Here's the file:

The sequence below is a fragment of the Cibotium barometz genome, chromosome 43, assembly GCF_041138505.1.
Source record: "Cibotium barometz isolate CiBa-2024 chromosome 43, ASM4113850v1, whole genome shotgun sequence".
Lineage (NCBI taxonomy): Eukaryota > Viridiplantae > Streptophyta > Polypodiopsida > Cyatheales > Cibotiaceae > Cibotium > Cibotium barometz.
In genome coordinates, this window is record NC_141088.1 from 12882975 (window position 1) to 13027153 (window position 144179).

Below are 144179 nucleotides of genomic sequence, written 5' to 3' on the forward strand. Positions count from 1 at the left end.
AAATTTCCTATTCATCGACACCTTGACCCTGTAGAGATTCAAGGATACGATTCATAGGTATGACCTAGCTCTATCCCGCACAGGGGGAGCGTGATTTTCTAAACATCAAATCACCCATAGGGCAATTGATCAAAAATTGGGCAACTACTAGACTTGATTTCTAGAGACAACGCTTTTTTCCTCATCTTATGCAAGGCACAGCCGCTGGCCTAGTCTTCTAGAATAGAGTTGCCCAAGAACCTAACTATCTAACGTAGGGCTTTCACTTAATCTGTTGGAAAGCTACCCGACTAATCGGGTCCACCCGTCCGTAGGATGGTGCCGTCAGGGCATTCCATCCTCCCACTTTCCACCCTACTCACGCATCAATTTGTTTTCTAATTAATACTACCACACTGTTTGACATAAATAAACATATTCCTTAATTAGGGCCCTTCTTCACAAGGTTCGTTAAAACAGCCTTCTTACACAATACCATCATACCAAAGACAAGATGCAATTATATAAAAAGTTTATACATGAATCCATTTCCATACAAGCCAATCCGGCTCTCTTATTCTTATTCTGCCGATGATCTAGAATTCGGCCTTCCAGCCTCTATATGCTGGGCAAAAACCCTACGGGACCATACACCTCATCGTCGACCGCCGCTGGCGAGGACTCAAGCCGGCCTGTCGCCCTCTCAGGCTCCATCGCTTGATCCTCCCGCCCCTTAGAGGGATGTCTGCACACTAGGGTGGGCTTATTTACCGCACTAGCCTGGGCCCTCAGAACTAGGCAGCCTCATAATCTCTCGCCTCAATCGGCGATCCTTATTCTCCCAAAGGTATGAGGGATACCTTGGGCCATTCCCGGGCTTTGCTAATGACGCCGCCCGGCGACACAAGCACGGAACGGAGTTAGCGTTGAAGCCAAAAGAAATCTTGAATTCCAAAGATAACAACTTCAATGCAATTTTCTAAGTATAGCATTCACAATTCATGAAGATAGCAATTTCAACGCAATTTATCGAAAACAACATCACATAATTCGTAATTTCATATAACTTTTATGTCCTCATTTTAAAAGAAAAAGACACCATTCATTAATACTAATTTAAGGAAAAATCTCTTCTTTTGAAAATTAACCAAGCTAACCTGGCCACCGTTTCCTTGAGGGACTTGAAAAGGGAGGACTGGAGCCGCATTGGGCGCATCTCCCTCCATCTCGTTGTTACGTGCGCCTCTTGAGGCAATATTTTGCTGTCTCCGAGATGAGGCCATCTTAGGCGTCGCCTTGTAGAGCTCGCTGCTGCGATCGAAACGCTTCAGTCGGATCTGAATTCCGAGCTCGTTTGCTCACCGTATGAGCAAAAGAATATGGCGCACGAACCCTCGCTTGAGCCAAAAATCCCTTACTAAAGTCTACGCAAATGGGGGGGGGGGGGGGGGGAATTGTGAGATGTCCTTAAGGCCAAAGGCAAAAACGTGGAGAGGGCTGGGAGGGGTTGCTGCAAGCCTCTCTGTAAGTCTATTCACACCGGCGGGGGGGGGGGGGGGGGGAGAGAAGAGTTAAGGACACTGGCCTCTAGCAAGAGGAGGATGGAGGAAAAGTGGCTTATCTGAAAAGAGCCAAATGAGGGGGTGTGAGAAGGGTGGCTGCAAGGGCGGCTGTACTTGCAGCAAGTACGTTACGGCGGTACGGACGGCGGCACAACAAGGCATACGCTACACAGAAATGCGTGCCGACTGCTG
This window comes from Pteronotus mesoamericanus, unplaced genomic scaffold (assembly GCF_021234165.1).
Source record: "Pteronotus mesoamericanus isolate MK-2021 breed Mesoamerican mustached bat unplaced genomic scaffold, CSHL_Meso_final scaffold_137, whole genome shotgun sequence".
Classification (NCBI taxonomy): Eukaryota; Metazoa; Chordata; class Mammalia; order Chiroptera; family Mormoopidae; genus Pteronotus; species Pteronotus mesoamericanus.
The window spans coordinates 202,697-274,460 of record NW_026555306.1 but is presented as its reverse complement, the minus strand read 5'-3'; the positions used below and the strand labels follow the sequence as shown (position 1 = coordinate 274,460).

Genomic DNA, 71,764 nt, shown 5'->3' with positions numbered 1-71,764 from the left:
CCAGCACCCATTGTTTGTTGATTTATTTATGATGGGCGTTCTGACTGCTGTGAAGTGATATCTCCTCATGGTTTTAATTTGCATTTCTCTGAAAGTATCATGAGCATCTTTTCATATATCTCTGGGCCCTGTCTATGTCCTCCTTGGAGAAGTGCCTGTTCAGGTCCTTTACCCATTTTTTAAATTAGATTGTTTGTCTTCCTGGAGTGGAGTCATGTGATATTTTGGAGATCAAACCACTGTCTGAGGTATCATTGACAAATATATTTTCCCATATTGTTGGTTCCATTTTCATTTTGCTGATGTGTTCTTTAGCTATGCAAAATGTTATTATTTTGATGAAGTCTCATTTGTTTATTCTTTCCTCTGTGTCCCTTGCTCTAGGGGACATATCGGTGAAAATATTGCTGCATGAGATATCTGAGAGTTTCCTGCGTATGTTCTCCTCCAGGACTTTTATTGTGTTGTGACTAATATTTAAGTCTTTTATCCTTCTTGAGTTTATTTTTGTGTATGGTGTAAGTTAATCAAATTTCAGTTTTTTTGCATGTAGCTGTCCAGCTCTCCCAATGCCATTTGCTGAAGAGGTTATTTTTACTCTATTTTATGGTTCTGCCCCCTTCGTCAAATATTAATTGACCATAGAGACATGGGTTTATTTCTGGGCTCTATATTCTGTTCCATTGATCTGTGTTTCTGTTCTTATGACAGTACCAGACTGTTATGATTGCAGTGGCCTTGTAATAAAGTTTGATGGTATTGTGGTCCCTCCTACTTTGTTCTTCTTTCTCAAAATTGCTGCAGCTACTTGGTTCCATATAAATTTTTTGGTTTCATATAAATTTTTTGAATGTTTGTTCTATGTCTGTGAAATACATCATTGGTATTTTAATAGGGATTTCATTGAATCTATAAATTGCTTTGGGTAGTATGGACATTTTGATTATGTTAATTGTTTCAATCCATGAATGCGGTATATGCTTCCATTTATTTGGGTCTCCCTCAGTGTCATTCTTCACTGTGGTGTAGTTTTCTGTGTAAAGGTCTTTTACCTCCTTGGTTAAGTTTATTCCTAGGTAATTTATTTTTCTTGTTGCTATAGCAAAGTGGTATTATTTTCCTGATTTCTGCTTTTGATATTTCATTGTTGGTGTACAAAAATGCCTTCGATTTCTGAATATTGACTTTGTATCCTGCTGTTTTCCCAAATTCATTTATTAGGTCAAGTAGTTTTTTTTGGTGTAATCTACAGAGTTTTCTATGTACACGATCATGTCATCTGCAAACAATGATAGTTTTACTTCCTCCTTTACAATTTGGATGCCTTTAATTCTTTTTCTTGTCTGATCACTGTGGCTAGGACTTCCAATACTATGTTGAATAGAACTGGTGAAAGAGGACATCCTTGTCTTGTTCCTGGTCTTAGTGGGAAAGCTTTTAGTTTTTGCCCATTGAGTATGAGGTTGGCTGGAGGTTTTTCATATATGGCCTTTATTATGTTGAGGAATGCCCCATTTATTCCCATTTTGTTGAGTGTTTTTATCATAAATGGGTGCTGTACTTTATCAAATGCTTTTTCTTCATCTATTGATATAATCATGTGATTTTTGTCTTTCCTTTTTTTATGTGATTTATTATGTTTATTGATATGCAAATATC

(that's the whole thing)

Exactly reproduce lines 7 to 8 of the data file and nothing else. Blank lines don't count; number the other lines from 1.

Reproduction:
This window comes from Pteronotus mesoamericanus, unplaced genomic scaffold (assembly GCF_021234165.1).
Source record: "Pteronotus mesoamericanus isolate MK-2021 breed Mesoamerican mustached bat unplaced genomic scaffold, CSHL_Meso_final scaffold_137, whole genome shotgun sequence".